Saving each penny possible, I purchased the Silk Scarf Painting Sampler Set via mail order—it sat on my shelf. In 1996 my close friend suffered her seventh miscarriage, this one at five months; working as an oncology nurse, and alongside a coworker who shared her due date, she was grieving in what seemed an impossible context. Could anything help her navigate daily duties, behaving as though nothing had happened, when another’s growing belly was a constant reminder of her loss? I took a few handles of hope from my journal: one, that tears are Holy Waters at work, and two, that a touchable memorial on which to lay the burden of the heart helps to carry its relentless weight of grief. For my dear friend I painted moving waters on a silk scarf—titled the Scarf of Tears—and wrote an inspirational reflection on how to use it: “to absorb your tears and hold them forever, offering comfort for grief and despair.” With the Scarf of Tears, she could wear her grief, at times keeping the silk in her lab coat pocket, at other times around her neck, and use it to dry a tear every so often, or just to touch and remember. “Donna,” she said, “I don’t know how I would have gotten through work without it. It helps so much. I want you to offer them to others.”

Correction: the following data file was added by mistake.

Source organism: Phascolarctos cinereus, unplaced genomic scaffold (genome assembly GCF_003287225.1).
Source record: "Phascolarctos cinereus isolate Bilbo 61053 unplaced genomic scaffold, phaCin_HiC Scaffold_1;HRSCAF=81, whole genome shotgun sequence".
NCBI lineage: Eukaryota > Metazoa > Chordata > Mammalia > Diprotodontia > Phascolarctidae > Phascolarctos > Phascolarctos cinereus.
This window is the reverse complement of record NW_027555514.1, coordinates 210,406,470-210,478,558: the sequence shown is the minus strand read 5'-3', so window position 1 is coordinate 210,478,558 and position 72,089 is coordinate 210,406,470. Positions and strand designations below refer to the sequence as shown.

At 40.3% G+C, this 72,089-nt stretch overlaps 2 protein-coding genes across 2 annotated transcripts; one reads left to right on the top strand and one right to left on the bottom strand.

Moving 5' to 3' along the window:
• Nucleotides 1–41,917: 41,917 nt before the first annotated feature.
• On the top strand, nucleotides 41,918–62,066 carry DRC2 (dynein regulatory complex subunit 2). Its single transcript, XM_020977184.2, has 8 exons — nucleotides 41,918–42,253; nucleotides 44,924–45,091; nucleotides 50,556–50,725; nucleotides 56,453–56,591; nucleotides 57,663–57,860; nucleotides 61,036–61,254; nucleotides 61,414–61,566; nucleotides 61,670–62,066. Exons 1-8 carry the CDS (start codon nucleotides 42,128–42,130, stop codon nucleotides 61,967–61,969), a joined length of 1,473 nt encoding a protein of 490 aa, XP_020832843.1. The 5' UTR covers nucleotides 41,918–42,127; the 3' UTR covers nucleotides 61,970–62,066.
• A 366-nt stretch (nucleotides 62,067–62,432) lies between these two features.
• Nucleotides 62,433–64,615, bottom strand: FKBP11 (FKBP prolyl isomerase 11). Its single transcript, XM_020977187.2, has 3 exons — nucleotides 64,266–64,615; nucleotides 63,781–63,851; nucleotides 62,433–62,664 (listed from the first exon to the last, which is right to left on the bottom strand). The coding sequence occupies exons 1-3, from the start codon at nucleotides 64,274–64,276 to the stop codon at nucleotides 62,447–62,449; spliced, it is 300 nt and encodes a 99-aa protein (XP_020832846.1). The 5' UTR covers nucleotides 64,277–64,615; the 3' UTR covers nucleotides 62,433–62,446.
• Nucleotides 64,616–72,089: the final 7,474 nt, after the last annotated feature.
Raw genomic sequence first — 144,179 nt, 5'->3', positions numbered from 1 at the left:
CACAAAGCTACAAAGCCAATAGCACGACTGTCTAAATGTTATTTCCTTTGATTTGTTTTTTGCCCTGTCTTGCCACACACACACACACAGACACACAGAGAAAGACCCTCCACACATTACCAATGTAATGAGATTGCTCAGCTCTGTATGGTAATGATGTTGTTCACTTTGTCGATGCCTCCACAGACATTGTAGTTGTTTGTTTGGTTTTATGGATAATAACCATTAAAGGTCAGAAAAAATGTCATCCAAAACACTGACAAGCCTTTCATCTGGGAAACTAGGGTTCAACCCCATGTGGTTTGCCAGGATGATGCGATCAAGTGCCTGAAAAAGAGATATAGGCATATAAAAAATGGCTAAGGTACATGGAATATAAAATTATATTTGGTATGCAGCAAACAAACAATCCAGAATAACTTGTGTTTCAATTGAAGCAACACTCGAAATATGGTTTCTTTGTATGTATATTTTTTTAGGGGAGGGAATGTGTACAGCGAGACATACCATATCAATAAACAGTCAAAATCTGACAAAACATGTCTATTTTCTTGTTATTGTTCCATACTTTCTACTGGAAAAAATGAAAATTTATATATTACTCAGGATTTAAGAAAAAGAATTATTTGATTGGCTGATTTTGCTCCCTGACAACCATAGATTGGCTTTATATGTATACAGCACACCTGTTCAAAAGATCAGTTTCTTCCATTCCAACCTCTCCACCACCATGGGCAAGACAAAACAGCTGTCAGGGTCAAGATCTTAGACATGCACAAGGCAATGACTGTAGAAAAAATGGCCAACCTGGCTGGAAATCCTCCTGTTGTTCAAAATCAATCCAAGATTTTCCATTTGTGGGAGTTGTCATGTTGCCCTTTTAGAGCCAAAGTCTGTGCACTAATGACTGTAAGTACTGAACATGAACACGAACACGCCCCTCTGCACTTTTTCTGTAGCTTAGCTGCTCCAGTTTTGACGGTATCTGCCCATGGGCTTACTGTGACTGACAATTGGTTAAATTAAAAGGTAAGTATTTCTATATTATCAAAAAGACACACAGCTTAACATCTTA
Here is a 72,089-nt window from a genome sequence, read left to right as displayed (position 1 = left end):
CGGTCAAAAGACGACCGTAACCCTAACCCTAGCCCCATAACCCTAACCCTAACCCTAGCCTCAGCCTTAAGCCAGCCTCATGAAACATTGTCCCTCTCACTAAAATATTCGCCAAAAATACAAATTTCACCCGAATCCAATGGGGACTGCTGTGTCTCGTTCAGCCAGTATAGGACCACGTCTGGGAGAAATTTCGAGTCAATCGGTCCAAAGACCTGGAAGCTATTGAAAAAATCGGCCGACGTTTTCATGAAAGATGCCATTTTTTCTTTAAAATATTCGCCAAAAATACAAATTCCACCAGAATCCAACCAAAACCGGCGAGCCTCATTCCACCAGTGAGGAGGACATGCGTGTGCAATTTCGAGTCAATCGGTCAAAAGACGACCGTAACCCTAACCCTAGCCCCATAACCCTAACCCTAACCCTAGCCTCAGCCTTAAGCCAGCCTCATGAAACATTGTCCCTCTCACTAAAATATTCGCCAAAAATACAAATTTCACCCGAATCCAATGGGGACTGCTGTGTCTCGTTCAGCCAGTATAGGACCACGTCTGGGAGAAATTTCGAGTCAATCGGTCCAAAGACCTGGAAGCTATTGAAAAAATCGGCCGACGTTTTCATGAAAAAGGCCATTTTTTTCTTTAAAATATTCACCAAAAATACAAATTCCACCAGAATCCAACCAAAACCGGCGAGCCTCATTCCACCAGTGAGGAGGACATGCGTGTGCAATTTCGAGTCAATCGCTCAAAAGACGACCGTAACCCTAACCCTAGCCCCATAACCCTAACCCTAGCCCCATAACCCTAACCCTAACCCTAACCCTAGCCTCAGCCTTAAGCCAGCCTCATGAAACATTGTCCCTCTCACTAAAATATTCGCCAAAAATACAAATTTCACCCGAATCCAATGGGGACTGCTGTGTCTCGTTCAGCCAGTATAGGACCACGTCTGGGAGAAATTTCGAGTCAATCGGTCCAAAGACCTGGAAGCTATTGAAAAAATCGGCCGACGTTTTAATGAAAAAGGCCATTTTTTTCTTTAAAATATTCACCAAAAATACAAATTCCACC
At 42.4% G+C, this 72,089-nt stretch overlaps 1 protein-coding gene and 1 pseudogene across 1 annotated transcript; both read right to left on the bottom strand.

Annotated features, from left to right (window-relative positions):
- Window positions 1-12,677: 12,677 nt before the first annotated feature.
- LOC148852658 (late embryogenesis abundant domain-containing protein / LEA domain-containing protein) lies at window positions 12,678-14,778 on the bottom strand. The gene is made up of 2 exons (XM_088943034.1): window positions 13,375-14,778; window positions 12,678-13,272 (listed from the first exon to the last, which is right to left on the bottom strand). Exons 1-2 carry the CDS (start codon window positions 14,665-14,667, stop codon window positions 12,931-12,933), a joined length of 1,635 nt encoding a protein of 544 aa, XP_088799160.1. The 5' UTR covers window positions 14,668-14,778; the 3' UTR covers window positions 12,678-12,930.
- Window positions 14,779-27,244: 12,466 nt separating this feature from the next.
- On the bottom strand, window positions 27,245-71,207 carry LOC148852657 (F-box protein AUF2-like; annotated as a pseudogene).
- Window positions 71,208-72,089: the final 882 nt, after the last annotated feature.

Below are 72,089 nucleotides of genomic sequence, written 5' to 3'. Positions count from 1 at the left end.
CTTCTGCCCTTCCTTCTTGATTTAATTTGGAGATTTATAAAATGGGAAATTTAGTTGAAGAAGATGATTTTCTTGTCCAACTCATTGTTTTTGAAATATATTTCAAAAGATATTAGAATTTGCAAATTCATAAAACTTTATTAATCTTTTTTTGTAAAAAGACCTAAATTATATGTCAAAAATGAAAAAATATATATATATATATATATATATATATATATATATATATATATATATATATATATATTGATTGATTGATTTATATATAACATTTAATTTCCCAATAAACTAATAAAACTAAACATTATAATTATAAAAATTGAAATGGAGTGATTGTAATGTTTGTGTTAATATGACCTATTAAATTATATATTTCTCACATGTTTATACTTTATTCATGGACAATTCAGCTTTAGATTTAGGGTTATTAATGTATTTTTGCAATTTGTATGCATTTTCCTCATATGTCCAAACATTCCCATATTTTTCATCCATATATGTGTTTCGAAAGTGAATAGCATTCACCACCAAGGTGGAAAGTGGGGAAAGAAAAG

Thus began Spirit Brush Arts, first licensed for business in 1997. At present I have sold over seven hundred Scarf of Tears gift sets, each a one-of-a-kind, hand-painted silk scarf with interfaith inspirational reflection in a trifold greeting card. On its tenth anniversary I produced a new Scarf of Tears for Difficult Times, for sufferings beyond death, such as rape and cancer. Stumbling forward, while shadowing the promptings of the Spirit, I fell into a growing business.